It's Sunday night, November 9, and Kanye West is doing his stuff on stage at the RDS Simmonscourt, Dublin. His hit-and-miss show has only kept me captivated for so long, and now my attention has been hooked by something else: the building we're in.
I've always disliked this venue, opened in 1975. It might do for a tractor exhibition -- which is pretty much what it was built for -- but not for concerts. And not for 2008. It's an outdated, truly grim space with absolutely no redeeming features. I find I'm embarrassed that one of music's true superstars is having to play here, especially as he performed in Belfast's excellent Odyssey Arena the night before.
Since the Point shut its doors in the summer of 2007, the Simmonscourt and its marginally less useless sister, the RDS Main Hall, have been taking the lion's share of the big names. And all this serves to show is how much the country needs a purpose-built, state-of-the-art concert venue capable of hosting at least 10,000 people.
That call will be answered on December 16 when The O2 opens its doors for the first time, for the annual Childline concert. Three days later, Kings of Leon bring their sold-out tour to the venue.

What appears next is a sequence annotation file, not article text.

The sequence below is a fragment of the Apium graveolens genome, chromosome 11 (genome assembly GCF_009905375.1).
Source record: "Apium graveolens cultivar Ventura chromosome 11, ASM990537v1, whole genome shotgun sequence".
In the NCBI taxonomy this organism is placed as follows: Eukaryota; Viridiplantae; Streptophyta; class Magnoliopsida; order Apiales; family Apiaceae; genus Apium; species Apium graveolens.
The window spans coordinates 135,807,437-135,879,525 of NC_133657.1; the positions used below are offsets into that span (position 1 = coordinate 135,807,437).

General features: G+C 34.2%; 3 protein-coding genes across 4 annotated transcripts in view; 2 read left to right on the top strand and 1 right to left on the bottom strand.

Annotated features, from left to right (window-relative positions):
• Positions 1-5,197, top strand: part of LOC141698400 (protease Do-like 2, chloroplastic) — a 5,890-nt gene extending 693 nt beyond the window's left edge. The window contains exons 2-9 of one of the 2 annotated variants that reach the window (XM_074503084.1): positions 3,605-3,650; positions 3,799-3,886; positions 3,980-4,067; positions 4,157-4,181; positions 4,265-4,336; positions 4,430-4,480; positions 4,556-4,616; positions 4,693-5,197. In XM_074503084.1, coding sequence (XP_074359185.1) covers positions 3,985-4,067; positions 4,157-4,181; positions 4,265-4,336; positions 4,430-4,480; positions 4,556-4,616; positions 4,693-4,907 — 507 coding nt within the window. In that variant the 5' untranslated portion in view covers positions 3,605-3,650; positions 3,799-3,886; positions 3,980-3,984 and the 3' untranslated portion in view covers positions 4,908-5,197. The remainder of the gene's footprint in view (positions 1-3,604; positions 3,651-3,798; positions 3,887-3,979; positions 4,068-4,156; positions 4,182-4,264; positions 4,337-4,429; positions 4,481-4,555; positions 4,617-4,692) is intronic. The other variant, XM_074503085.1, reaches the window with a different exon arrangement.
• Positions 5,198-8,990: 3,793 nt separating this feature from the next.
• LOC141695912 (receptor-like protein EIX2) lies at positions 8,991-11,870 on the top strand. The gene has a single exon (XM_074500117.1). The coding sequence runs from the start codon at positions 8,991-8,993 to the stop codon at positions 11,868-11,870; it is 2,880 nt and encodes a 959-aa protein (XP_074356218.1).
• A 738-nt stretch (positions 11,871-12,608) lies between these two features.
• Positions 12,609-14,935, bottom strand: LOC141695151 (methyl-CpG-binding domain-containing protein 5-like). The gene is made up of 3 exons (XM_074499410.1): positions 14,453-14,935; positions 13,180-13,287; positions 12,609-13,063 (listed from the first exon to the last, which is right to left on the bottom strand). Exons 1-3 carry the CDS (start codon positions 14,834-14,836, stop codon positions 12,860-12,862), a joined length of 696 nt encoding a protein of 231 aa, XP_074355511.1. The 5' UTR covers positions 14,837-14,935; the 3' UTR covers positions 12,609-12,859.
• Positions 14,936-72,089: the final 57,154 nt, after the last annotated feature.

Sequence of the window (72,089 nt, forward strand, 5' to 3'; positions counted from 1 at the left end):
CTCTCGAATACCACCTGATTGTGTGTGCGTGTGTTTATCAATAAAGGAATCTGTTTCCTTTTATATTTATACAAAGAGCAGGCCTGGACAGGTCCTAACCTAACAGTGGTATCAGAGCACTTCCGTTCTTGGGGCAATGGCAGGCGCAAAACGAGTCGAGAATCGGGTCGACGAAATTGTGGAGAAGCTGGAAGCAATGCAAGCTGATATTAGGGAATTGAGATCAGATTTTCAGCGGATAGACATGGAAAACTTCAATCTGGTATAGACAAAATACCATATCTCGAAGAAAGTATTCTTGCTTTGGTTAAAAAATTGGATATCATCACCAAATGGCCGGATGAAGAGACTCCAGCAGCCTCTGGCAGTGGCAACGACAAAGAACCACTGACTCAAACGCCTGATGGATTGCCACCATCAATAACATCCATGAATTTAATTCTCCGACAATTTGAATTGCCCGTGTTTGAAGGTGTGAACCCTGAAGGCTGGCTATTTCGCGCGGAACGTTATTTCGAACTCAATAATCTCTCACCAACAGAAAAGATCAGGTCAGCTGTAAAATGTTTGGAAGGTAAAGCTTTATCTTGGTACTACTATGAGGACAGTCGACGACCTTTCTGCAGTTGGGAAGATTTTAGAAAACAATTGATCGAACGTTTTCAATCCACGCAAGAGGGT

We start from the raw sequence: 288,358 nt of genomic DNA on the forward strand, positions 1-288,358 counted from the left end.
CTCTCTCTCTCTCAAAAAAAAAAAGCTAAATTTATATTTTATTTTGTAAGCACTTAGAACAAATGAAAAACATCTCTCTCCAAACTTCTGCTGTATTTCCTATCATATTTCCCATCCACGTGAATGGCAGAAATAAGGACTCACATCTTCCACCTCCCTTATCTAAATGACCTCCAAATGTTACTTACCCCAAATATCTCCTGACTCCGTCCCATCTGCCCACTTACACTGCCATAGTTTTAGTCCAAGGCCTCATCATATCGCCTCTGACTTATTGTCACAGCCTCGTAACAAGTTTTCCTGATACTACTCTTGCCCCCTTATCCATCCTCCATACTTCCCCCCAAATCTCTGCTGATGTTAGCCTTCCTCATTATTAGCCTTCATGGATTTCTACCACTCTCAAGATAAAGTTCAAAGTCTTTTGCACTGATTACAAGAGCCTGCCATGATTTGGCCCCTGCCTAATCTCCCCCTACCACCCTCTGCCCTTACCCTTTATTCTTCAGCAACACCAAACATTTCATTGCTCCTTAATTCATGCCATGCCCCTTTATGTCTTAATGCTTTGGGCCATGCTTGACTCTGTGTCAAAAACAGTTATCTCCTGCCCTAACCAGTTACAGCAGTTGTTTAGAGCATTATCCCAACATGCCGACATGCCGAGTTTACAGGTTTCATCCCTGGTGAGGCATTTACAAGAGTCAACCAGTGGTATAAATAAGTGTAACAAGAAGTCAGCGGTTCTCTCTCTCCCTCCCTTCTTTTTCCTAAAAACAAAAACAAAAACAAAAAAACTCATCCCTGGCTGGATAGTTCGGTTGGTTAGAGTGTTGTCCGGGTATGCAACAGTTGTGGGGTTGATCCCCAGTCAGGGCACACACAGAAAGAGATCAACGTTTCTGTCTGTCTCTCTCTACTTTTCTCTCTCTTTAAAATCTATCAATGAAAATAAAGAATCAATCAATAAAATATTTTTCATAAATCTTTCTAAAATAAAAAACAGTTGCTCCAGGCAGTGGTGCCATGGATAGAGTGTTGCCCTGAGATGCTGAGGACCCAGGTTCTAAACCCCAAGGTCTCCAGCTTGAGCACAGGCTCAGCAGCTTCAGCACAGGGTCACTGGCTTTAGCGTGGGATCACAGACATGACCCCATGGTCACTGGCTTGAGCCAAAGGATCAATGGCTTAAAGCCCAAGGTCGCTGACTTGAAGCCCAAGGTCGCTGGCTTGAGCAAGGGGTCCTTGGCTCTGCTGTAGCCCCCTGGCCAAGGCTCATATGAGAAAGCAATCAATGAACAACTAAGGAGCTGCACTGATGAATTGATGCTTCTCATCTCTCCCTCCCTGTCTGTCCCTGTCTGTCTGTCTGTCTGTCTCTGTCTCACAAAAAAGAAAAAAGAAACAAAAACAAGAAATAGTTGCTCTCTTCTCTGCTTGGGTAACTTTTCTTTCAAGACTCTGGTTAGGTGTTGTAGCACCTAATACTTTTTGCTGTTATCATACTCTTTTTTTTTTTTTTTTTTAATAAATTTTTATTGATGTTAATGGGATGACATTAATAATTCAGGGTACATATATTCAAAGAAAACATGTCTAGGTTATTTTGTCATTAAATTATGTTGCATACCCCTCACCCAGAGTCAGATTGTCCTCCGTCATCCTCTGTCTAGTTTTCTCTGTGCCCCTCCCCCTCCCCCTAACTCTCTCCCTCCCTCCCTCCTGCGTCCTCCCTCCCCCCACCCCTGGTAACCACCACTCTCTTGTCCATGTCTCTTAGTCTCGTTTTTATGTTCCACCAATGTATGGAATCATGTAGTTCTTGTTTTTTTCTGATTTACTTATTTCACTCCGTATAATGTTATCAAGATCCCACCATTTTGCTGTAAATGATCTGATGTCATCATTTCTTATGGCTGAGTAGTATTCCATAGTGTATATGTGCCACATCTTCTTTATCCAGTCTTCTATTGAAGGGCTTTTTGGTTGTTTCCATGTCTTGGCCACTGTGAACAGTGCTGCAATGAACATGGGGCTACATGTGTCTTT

For those not acquainted with the landscape of Dublin's docklands, The O2 is the new name for the Point. And other than three existing walls of the Victorian train depot, the old venue is simply unrecognisable.
Designed by HOK Sport Architecture, the new venue cuts a dash on the skyline with its translucent polycarbonate cladding extending two storeys upwards above the original building, with a built-in lighting system. This was possible because only the exterior was listed as a protected structure. From the out
side, the new building is a pleasing mix of the old walls -- dating from 1878 -- and the new, dramatic multi-colour façade and roof.
The new arena can take 9,500 people on padded seats and up to 14,000 in a different configuration, with retractable seats pulled back to make room for 8,000 standing in front of the stage, and the rest comfortably seated.
Mike Adamson of Live Nation, the global entertainment conglomerate and co-owner of the venue, says the increased capacity will ensure that the biggest names don't bypass Dublin on their European tours.
"The capacity fares very favourably with the best venues in the UK and on the continent," he says. "It's also very artist-friendly, which fantastic back-stage facilities as well as a substantial loading bay for trucks. And it's facilities like this that can decide whether or not an artist comes to Dublin. And that's ultimately a good thing for the concert-goer."